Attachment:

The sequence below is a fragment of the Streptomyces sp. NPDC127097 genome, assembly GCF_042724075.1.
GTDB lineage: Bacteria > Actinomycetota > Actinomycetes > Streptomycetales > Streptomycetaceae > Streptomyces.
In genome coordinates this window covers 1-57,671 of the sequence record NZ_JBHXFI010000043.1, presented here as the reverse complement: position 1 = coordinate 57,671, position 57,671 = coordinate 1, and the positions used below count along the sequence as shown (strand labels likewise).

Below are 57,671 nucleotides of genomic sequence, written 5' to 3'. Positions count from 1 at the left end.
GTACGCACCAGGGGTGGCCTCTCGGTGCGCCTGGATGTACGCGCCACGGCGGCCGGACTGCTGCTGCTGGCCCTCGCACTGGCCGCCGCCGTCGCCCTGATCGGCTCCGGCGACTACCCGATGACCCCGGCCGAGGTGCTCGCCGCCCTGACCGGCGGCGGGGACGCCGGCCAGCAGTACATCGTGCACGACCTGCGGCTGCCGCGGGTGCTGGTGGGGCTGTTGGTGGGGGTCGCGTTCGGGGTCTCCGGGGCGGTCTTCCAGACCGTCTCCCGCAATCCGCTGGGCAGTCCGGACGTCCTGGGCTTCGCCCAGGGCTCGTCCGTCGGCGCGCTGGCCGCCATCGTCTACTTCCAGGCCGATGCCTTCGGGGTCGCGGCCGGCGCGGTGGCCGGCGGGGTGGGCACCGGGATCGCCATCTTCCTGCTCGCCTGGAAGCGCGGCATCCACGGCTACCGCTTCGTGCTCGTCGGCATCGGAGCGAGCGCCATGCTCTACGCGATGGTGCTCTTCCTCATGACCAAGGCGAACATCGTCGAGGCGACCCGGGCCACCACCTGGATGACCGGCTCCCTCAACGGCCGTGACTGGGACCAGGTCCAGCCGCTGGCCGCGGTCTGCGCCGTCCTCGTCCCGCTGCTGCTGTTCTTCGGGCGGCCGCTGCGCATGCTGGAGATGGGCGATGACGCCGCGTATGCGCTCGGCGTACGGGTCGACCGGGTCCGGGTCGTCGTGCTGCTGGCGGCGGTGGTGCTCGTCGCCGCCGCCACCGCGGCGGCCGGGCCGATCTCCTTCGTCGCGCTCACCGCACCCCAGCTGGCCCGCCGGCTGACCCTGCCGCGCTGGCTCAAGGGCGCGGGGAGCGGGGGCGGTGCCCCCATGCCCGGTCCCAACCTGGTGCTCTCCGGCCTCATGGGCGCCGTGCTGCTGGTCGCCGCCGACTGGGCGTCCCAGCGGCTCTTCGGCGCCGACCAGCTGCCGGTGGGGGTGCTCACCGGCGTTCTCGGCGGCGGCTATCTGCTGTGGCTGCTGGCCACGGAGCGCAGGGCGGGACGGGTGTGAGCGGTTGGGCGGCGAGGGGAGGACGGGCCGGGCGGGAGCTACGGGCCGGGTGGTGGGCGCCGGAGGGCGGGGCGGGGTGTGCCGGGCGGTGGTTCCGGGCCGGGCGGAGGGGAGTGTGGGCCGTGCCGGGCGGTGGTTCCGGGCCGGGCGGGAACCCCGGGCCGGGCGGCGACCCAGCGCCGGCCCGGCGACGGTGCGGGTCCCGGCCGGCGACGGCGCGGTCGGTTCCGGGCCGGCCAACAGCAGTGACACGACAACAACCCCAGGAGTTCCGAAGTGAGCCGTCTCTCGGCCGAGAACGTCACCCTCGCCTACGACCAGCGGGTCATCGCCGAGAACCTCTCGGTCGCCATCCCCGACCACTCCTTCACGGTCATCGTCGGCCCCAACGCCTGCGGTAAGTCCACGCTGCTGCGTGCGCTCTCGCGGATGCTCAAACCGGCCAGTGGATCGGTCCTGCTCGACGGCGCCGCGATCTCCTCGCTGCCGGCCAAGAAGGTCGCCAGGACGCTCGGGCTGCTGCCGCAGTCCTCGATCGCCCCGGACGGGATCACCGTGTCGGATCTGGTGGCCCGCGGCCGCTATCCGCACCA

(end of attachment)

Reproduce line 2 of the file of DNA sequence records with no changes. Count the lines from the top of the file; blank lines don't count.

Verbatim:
GTDB lineage: Bacteria > Actinomycetota > Actinomycetes > Streptomycetales > Streptomycetaceae > Streptomyces.